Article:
I was told that every one of the Japanese tour records weren’t quite good enough, and we had some from Germany [but] there was always something which wasn’t that great (the sound etc), so we didn’t get anything together in time. This is a thing we’ll probably do when we get to ‘Z’ and make some compilations from all over the world – one song from a show in New York, Birmingham, Tokyo…as long as they’re a good sound and visual.

You’ve got the tour starting in November. Are you gonna be singing the new tracks live by that point?

No, we’re still trying to struggle with songs from the last album: people were asking for ‘Rock ‘N’ Roll Whore’ and we haven’t perfected it yet. We’ll bring that one back. I said to [the band], “Choose your favourite track from the new album and we’ll try and do it.” And then we’ll see what our fans want – they’re all doable live. So there will be at least four new ones – we don’t do the whole album, just our favourite tracks.

Do you have an official release date for the album?

No, not yet. We go on tour on 2nd November, so it was [supposed] to be released by then. The record company want[ed] it released by mid-October so there [would] be a little buzz up to the tour. But we’re not just touring because of the album – we’re touring because we love it. We always tour at Christmas. We tour in England in the summer because it’s not too hot. We’re in Europe in January/March and we could be anywhere the rest of the year, perhaps Japan, Australia, the States, Canada, South America. The long hauls – we try to get one of them in per year.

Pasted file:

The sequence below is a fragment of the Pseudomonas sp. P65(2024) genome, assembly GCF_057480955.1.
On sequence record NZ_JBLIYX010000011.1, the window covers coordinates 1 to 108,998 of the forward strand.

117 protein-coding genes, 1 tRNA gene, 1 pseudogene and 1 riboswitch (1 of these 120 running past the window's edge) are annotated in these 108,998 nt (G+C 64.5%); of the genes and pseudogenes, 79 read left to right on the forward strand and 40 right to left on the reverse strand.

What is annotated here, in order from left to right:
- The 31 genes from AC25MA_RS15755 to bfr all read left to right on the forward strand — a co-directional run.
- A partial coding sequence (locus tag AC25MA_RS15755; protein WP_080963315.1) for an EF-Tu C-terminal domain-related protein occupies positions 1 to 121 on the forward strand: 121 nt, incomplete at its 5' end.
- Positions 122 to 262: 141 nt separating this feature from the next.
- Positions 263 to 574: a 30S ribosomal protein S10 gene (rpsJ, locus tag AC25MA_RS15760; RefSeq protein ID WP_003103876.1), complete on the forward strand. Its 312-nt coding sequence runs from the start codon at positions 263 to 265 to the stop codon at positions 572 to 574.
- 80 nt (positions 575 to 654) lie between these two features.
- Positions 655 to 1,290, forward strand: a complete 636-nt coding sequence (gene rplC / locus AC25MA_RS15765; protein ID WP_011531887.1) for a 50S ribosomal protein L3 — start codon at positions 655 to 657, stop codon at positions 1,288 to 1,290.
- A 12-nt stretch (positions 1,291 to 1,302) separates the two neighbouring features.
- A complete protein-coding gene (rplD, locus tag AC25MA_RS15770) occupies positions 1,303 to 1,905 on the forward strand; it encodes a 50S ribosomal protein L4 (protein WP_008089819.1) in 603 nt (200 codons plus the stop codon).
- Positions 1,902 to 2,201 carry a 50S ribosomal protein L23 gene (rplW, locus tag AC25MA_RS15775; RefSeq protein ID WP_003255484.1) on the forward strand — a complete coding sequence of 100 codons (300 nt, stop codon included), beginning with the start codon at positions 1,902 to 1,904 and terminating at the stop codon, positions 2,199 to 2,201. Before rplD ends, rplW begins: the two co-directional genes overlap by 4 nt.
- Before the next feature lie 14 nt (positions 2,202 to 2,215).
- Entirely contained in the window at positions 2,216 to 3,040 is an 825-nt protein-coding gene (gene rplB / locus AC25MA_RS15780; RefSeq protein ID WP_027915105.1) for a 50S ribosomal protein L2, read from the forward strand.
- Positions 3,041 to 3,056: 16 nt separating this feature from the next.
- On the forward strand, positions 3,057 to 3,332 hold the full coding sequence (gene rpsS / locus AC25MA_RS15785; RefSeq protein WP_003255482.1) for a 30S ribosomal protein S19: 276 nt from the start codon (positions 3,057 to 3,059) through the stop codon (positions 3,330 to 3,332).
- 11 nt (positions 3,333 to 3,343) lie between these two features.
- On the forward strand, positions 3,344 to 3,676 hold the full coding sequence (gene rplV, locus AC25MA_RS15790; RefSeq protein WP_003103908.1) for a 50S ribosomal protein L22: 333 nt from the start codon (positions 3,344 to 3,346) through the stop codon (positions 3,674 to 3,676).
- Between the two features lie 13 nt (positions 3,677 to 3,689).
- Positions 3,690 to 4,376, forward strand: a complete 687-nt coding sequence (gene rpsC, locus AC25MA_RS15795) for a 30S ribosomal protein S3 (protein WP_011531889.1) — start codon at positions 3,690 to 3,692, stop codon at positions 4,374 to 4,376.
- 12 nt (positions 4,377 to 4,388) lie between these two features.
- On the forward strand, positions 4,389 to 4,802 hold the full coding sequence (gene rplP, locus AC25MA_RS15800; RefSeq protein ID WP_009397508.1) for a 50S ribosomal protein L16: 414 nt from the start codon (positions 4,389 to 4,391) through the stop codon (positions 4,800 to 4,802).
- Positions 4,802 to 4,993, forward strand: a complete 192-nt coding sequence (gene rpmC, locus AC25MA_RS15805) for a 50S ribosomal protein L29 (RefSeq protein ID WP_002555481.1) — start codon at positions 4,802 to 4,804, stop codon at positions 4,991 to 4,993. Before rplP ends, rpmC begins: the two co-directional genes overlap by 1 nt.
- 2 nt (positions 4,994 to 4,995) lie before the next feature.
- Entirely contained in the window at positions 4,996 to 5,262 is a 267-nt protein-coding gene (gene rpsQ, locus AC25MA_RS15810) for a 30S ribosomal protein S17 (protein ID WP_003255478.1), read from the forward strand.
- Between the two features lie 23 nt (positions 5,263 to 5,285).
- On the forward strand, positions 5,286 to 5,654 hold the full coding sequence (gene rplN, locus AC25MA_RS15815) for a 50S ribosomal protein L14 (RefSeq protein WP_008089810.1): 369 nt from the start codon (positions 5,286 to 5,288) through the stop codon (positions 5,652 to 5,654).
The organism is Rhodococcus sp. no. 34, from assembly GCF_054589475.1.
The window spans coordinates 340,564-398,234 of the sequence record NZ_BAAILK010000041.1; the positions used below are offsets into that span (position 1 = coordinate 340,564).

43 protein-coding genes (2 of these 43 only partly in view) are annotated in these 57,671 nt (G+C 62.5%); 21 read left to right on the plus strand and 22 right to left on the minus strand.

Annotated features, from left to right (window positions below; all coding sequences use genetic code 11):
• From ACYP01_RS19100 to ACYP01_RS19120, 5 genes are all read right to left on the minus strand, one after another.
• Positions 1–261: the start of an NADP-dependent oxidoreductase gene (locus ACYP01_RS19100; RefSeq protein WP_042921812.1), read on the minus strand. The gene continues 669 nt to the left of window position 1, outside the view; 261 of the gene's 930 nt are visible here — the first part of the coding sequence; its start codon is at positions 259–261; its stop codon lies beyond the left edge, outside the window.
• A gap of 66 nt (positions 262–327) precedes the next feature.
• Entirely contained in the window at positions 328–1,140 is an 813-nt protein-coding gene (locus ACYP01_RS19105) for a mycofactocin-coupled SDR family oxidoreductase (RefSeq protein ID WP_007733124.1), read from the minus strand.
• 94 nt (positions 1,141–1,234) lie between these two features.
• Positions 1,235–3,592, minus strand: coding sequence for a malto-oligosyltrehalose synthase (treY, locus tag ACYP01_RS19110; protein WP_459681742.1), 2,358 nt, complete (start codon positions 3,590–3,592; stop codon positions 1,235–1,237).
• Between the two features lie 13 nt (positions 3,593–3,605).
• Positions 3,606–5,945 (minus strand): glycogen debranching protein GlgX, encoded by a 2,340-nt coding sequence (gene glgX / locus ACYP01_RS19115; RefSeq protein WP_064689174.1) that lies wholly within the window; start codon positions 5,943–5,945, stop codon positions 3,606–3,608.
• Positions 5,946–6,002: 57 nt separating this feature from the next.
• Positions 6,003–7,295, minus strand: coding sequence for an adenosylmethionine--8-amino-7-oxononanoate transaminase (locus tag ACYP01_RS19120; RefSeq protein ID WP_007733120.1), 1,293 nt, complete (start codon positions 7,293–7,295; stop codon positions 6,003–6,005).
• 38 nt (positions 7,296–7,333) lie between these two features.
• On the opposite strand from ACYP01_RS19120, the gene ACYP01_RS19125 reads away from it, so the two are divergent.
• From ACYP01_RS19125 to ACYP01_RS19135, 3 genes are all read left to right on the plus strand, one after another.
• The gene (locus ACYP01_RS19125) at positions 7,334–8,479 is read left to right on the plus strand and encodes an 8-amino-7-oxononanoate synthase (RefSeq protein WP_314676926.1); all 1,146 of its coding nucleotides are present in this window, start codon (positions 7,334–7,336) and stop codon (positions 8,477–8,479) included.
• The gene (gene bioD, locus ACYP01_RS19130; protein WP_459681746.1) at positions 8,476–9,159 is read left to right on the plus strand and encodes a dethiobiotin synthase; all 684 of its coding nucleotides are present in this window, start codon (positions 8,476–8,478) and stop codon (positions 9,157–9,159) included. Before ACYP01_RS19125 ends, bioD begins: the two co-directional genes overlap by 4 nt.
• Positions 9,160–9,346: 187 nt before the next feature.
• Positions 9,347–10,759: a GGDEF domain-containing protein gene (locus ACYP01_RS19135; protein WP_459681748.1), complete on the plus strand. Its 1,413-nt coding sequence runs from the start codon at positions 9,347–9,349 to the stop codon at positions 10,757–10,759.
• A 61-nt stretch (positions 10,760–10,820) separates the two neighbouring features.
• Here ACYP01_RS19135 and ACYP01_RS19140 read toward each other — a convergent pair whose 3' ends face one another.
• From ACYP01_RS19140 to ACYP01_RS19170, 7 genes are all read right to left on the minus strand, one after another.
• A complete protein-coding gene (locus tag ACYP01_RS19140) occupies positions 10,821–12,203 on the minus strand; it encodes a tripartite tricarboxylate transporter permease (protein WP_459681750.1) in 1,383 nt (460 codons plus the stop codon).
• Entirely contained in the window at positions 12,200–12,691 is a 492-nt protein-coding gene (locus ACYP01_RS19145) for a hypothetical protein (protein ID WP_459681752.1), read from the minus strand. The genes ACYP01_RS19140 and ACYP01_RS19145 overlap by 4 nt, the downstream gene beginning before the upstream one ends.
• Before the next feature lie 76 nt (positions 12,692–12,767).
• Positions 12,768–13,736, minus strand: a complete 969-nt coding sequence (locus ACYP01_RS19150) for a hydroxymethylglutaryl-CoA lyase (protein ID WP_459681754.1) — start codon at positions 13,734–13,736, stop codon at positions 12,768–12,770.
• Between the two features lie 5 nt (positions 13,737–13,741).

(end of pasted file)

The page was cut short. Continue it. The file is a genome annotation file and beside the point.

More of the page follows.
Lastly, is there anything you want to say looking forward to the release of the new album?

We’re very excited about it. We’re busy making a new backdrop and getting ready for the release. And we’re looking forward to doing a tour, playing the news songs and going out and having a great party with all our fans.

The UK Subs’ 24th official album, ‘XXIV’, is available now on CD, vinyl and as a digital download on Captain Oi! records.

Photos © as watermarked or credited.

© Ayisha Khan.